CHARACTERIZATION OF HPPD RESISTANT PALMER AMARANTH. C. R. Thompson*, D. Peterson, N. G. Lally; Kansas State University, Manhattan, KS (413)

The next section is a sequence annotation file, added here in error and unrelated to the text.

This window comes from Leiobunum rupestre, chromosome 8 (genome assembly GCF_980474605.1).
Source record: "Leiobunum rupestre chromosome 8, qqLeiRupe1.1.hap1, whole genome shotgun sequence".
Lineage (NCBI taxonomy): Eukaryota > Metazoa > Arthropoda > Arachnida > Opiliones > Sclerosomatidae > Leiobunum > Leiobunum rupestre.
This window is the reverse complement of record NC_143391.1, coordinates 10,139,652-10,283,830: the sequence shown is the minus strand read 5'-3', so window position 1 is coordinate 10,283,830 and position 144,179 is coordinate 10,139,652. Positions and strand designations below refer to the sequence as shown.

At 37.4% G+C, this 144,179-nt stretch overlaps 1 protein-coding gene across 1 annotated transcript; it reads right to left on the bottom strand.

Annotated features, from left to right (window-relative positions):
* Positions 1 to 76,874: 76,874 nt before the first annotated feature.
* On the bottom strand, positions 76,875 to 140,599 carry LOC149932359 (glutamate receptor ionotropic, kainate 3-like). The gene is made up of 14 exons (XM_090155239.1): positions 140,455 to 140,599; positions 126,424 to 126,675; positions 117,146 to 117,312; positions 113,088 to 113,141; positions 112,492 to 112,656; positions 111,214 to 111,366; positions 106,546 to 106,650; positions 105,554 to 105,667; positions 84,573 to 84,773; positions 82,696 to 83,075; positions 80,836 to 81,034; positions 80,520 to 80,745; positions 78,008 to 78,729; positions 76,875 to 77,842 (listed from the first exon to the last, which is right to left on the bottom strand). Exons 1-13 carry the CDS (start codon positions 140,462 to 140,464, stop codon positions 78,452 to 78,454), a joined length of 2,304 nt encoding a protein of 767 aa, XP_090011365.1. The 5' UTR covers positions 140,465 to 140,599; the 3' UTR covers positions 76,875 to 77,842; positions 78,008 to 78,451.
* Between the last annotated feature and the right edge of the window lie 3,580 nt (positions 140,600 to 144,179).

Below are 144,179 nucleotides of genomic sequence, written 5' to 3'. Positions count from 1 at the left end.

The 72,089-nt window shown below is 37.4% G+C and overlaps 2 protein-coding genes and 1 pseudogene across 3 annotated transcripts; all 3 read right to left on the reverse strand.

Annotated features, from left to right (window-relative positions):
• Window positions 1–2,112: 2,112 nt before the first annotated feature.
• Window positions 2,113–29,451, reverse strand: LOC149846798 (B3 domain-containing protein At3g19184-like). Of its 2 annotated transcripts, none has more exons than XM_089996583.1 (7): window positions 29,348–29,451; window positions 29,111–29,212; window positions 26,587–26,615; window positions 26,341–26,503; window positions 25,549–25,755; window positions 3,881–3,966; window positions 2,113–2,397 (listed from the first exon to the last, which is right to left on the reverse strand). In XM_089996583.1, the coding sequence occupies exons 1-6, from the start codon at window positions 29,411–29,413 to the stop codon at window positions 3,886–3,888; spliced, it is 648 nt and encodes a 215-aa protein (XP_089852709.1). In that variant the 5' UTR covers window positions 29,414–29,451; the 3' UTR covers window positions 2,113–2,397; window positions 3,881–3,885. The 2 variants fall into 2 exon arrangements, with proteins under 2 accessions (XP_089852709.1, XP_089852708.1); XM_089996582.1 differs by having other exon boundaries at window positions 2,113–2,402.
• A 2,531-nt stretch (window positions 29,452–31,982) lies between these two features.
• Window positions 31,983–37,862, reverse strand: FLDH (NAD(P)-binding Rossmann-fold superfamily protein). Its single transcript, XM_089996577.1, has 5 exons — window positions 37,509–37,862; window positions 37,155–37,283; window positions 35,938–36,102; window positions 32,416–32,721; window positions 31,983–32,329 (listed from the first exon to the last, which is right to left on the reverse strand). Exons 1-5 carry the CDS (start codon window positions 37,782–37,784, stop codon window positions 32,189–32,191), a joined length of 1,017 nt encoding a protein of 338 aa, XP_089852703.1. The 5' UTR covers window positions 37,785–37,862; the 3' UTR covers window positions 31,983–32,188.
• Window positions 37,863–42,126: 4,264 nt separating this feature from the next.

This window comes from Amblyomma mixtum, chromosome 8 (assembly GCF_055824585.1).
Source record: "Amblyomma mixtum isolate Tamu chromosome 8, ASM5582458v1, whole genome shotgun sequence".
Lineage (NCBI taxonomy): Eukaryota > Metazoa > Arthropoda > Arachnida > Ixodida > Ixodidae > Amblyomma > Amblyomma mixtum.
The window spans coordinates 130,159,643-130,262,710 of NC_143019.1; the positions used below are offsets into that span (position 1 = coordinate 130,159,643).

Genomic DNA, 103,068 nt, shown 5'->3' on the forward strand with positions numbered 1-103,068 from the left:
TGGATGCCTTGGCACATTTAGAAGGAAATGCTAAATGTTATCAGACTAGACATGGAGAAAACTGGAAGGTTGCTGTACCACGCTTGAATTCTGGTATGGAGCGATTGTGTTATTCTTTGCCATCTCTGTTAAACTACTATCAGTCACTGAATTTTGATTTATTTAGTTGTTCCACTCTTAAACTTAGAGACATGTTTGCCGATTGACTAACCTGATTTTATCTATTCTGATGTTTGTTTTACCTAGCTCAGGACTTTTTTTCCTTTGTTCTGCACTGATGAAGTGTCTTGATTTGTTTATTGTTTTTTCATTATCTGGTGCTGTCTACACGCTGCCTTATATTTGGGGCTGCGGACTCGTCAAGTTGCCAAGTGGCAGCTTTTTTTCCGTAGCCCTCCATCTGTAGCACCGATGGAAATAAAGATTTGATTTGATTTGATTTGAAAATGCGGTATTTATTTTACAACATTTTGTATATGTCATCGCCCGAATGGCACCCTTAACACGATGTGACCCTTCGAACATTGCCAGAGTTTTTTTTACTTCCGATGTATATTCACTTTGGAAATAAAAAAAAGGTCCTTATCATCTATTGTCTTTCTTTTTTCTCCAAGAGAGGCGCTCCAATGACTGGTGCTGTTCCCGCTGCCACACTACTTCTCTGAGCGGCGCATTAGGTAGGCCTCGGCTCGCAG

Palmer amaranth, Amaranthus palmeri continues to be a serious weed problem in crop production fields in Kansas.  Seeds were gathered from Palmer amaranth plants in Stafford County that were treated postemergence with pyrasulfotole&bromoxynil 1:8 ratio at 245 g/ha and from plants in the same field not treated with a HPPD inhibiting herbicide.  Reports from evaluation of these populations in greenhouse and field dose response experiments indicated the populations were 7 to 11 times more resistant to pyrasulfotole&bromoxynil than a susceptible population.  The objective of this research was to determine the mechanism of inheritance, and to determine the level of resistance of this population to mesotrione, tembotrione, and topramezone.  Surviving ‘R’ plants were crossed with susceptible plants and progeny treated with pyrasulfotole&bromoxynil to determine if the resistant trait was passed through pollen.  Palmer amaranth is a true dioecious species.  Surviving progeny, assuming heterozygosity and that the trait was transferred via pollen, were crossed and 167 progeny were treated with a 2X rate (604 g) of pyrasulfotole&bromoxynil to evaluate segregation for the trait.  Visual evaluations 10 d after treatment suggest 33% of the plants were recovering from treatment and were rated 40% injured or less.  Thirty eight percent of the plants were killed from the treatment.  Initial crosses also were made with male and female plants surviving pyrasulfotole&bromoxynil treatment to develop homozygous resistant plants.  Progeny were treated and crosses from surviving plants were made.  Progeny of these crosses were used in greenhouse dose response experiments.  Dose response curves were developed using AMR 8.0 based on visual evaluations 3 weeks after treatment. The rates required to give 50% control of the resistant progeny were 5.4 g of mesotrione, 4.9 g of tembotrione, and 0.4 g of topramezone. The S population was very susceptible to these HPPD inhibitors resulting in resistance indexes of 54 for mesotrione, 55 for tembotrione, and 63 for topramezone.  The Palmer amaranth biotype evaluated in these experiments is resistant to several of the HPPD inhibiting including isoxaflutole, and to atrazine and is not controlled with thifensulfuron or  imazamox herbicides which will make control strategies of this population much more complex for crop producers.  Further work must be conducted to fully understand the inheritance of this HPPD resistant trait in Palmer amaranth.